Working with a Dispersed Team – Part 7 of 7

How to Build Community in Your Dispersed Team

People want to be part of something bigger than themselves. The identity of your team hugely influences that. Some teams discover shared interests or hobbies. Others share a sense of humor to cope with challenging customers. Camaraderie makes all the difference for workplace satisfaction. When that happens, people will work harder, work more smoothly with each other, and be less likely to leave. It’s great news that distance does not have to get in the way of your team’s community.

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Working on Dispersed Teams – Part 3 of 7

What Remotees Want You to Know

Remote workers are an integral part of the workforce, but it can be easy to forget them. I can vouch that sometimes a remotee will pipe up from the conference room speakerphone, and we exchanged looks of shock and panic through stifled giggles because we forgot they were on the line. This isn’t a testament to a remotees’ value; they’re key players we need. Being out of sight can naturally let people fall out of mind. “If they’re at a disadvantage, why don’t they just speak up?” you ask. Some of a remotee’s visibility is within his or her control, but the rest is determined by the centralized team. It’s not a fair arrangement, but it can be fixed.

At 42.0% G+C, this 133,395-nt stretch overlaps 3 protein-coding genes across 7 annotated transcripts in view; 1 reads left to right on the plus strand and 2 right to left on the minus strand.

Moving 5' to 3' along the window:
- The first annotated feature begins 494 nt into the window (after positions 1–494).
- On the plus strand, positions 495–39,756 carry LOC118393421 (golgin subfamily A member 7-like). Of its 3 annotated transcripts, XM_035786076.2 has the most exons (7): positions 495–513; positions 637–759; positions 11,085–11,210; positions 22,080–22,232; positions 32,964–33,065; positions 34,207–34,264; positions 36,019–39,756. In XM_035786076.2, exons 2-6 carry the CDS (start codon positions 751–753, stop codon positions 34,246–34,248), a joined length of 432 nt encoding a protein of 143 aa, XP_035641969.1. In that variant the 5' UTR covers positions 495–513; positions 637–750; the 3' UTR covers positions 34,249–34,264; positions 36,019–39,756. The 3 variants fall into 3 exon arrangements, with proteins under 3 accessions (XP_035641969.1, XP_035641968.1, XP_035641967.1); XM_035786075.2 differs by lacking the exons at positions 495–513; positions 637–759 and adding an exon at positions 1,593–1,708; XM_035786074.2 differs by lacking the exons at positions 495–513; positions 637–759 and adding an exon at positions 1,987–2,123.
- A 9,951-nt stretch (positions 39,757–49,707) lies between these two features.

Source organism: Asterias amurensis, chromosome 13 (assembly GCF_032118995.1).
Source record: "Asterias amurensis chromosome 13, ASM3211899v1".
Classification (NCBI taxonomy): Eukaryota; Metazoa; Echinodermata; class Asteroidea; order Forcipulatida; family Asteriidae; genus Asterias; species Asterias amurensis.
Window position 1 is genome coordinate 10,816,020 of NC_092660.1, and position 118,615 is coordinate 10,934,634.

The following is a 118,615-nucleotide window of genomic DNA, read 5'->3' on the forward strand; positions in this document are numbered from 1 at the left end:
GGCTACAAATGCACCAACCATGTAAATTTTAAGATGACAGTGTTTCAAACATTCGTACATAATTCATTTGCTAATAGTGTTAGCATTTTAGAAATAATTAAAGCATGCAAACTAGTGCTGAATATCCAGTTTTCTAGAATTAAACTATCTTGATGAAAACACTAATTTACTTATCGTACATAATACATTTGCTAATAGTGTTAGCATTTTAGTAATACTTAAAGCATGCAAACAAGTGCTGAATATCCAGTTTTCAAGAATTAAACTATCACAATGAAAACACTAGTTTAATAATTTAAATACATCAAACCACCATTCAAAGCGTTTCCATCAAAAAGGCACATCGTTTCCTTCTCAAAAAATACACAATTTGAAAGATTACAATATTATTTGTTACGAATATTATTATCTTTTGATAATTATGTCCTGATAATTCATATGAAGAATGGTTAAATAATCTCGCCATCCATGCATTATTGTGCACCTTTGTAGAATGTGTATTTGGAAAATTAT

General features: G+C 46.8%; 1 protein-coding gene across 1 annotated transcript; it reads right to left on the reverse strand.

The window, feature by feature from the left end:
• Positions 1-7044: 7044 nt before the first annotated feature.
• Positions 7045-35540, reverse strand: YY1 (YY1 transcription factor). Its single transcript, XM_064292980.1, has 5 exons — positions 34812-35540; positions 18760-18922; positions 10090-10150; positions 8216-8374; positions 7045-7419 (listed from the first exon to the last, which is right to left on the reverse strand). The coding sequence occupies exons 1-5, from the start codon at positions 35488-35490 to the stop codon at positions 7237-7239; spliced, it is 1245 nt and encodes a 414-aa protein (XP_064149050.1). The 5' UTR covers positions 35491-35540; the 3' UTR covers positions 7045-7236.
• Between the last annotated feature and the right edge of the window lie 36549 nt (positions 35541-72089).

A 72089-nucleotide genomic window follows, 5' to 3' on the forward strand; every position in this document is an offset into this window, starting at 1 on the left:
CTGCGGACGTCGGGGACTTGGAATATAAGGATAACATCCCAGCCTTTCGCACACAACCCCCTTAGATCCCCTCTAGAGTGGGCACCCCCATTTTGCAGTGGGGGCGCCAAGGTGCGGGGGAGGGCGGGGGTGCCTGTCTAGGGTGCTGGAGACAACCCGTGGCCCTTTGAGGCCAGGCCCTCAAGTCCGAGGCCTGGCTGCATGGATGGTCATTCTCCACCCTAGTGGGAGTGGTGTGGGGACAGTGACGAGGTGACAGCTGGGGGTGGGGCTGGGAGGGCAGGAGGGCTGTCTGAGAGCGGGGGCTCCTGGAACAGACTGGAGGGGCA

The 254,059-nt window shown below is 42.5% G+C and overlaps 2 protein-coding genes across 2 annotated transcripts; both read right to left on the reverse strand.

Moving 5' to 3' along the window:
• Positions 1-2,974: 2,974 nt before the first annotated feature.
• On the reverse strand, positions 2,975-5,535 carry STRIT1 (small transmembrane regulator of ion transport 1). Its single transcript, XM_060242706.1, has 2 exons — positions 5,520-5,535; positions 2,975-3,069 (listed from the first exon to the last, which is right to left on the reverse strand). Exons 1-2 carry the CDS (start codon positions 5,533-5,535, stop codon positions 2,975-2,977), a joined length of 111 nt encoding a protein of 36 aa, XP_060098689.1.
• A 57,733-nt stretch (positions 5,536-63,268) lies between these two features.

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Working on Dispersed Teams – Part 2 of 7

Managers, How to Lead Your Dispersed Team

Since a dispersed team has a number of challenges, managing a dispersed team requires some unique tactics. I interviewed two highly respected Red Hat managers to explore good global leadership. Paul Frields is a software engineering manager who manages a global team and happens to works remotely himself. Deborah Curtis has led a variety of facilities groups, including the solitary office managers of Red Hat’s North American offices.

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